During the second week of our mid-trimester break, while my friends were off exploring the other half of the South Island, I was back in Wellington because my New Zealand Flora and Fauna class had a week of mandatory field work. We went out to a native bush area called Otari-Wilton’s Bush and an eco-sanctuary called Zealandia, and spent our time studying some of New Zealand’s native plants and birds out in the wild. Even though I wasn’t technically on vacation anymore, it was a really nice break for me to be outside doing hands-on study instead of being stuck in a classroom. I learned a lot over the five long days of coursework, and now I can go out into the bush pretty much anywhere in the country and show off my super nerdy tree and bird knowledge by pointing out some of the most common species as we pass them. I learned around 8 birds and 20 plant species, and I know at least a few will be burned into my brain forever after the amount of time I spent studying them (I’m looking at you, Pseudopanax crassifolius).
But beyond memorizing leaf appearances and bird calls, I learned a lot about the irregularity of the plants and animals in this country compared with mainland species. Life behaves very differently in an isolated environment, and New Zealand’s lengthy separation from the rest of the world has given rise to some really interesting evolutionary patterns and adaptations. For example, a significant number of plant species demonstrate heteroblasty. Heteroblasty is any measurable change in appearance or function of a plant over its lifetime. The two most important heteroblastic characteristics to examine in New Zealand plants are leaf morphology and branching patterns.
New Zealand doesn’t have any native land mammals, and especially not mammalian herbivores, so most of the plant-eating animals in the country are birds. Because of this, plants need to have special adaptations to avoid being predated by toothless, beaked animals. One of the ways they do this is through their branching patterns. Much of New Zealand’s fauna exhibits something called divaricate branching. Divaricate branching is a science-y way of saying plants have branches that come off at wide angles. Think obtuse angles, almost horizontal. This gives plants a distinct matted, scrubby look, and makes it a lot harder for them to get eaten. Imagine trying to swallow two branches in the shape of a V that is wider than your mouth, with no teeth or lips to help you out. If you’re a bird and have the option of eating that plant or another species with normal branches, you will probably learn to avoid the divaricately branched plants for easier targets that offer a bigger energy return for less work.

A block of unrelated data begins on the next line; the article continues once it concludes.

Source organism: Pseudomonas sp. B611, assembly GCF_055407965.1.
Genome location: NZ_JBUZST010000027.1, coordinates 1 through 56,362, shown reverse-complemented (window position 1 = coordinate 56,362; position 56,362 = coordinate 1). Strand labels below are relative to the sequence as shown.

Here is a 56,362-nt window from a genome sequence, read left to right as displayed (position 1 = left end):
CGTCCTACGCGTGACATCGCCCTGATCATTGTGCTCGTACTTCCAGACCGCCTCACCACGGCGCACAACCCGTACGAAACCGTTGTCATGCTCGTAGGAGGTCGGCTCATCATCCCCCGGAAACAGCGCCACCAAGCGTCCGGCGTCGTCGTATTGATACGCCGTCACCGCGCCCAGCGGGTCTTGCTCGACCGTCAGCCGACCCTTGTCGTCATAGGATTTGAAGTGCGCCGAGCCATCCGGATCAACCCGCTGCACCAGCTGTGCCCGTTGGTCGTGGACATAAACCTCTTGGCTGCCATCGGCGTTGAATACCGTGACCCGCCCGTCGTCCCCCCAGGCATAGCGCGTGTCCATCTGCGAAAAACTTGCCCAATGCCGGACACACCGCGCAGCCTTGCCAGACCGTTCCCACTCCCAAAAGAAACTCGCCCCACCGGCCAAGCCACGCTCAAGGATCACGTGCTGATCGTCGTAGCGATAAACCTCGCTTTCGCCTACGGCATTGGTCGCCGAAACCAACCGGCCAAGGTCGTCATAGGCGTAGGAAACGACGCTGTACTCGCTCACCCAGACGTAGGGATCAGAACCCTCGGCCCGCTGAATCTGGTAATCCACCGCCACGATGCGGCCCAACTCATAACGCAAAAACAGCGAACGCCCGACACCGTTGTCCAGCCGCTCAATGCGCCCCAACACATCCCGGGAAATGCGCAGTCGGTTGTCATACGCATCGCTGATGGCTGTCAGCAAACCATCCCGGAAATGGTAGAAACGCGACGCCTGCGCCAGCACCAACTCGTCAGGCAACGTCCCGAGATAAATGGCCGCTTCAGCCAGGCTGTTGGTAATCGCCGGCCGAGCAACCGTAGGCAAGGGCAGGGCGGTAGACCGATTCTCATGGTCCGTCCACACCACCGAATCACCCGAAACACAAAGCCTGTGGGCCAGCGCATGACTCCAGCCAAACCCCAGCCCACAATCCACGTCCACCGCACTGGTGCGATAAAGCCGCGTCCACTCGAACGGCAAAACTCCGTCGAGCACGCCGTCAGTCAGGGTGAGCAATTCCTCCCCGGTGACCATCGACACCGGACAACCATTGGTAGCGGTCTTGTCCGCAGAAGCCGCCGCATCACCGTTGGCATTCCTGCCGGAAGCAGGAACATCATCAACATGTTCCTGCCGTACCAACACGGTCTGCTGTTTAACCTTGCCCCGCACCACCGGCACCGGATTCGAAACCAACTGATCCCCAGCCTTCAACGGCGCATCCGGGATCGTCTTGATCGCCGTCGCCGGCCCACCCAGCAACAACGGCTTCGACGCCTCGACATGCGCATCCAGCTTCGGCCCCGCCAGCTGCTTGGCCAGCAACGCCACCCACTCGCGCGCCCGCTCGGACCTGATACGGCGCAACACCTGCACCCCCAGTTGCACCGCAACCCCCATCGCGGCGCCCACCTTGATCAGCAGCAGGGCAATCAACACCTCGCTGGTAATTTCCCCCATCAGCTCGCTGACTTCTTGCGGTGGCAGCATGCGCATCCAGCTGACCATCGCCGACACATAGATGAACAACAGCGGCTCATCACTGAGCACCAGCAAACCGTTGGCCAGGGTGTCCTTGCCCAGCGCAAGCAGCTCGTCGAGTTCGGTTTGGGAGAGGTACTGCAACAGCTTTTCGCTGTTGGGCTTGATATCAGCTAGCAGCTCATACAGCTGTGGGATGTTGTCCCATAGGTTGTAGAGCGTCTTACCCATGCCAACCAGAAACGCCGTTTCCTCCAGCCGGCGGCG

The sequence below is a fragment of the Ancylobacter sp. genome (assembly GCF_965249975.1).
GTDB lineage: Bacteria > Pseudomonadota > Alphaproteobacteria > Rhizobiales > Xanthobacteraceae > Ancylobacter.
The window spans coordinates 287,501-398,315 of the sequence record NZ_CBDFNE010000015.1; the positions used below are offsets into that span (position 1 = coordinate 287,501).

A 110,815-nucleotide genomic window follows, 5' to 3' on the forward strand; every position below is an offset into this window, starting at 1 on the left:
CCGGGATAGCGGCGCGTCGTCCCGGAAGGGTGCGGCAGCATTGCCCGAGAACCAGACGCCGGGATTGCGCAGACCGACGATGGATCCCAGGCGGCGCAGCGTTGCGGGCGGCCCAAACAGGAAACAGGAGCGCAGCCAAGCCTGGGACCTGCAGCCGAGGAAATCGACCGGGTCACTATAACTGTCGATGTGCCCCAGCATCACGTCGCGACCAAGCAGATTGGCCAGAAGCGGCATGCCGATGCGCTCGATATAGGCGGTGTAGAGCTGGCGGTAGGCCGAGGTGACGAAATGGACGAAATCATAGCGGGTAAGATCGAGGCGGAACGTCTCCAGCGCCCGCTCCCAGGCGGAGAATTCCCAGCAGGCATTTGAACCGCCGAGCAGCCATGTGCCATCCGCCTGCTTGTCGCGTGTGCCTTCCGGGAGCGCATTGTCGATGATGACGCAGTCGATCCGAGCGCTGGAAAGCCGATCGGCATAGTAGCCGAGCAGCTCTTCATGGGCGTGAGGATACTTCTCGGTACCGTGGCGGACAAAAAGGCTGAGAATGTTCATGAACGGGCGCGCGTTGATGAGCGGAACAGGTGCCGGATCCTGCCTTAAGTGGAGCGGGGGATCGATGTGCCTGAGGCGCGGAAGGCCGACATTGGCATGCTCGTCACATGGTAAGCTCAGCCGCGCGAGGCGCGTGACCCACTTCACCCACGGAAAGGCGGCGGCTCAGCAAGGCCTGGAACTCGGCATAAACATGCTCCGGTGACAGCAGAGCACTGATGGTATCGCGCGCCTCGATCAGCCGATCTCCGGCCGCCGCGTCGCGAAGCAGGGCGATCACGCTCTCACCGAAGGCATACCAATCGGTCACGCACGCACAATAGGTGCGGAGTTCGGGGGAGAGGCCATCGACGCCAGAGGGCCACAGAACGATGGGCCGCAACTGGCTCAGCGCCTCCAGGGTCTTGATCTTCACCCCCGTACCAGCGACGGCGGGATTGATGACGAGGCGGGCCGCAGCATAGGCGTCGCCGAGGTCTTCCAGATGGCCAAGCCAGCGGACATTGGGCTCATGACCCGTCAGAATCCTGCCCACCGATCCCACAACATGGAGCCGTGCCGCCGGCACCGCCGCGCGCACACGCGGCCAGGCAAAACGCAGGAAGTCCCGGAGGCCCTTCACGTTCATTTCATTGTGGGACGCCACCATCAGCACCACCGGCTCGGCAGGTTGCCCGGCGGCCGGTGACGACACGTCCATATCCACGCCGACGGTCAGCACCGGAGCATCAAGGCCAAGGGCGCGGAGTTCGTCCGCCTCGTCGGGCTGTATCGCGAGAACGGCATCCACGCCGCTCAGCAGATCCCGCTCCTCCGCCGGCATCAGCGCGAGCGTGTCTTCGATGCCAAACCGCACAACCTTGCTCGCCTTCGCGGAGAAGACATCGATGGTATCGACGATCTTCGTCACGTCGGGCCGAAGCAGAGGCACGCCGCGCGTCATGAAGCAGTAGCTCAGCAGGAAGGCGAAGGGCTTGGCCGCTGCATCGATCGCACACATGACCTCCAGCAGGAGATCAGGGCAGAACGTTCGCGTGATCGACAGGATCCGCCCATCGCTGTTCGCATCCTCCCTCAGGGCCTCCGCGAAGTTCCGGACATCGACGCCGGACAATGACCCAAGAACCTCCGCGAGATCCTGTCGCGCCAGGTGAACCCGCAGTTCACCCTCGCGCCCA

The other most visible sign of heteroblasty in New Zealand plants is leaf morphology. Many native plants exhibit striking changes in leaf appearance in different stages of their life. Seedling, juvenile, and adult plants take on very distinct characteristics, to the point that many tree species were classified as multiple species in the past based on morphological differences. While adult plants in New Zealand look relatively normal, the leaves on seedlings and juveniles look wildly different. They are generally either very small with coloration meant to camouflage them, long and thin, or hard with sharp serrations to deter herbivorous predators and minimize the payoff animals get by eating them. Then, once they become adults, plants generally have normal, leaf-shaped leaves that are soft and green and of a normal size with relation to the tree. In New Zealand, this transition usually occurs at a plant height of approximately 3 meters across the board, regardless of species. Researchers have explained this using what has been termed (by one of my professors) the moa hypothesis. The moa hypothesis, in succinct terms, says that plants evolved certain characters to defend against flightless browsing herbivores (like the moa, a large extinct bird in the ostrich family), and the largest recorded moa was around 3 meters tall. Thus, plants have these evolved defense systems until, based on historical predator-prey interactions, they “outgrow” the need for them.
Evolutionary adaptations are really amazing. Taking New Zealand Flora and Fauna has opened my eyes to some of the ways plants defend themselves and change to thrive in a specialized environment with specific predators and cohabitants. Even though I don’t see myself becoming a botanist, I still really enjoyed spending time in the field identifying trees and shrubs and it was kind of fun to be able to point out cool plants to my friends on hikes and be an endless source of leaf and bird facts. This class has just been one of the many unique opportunities I’ve had here that makes me so glad I chose Wellington, and I’m so grateful to be here that the long 8 hour days in the field (while I was sick with a cold/flu/sinus infection, no less) were tolerable… I might even say they were fun if you ask me on a good day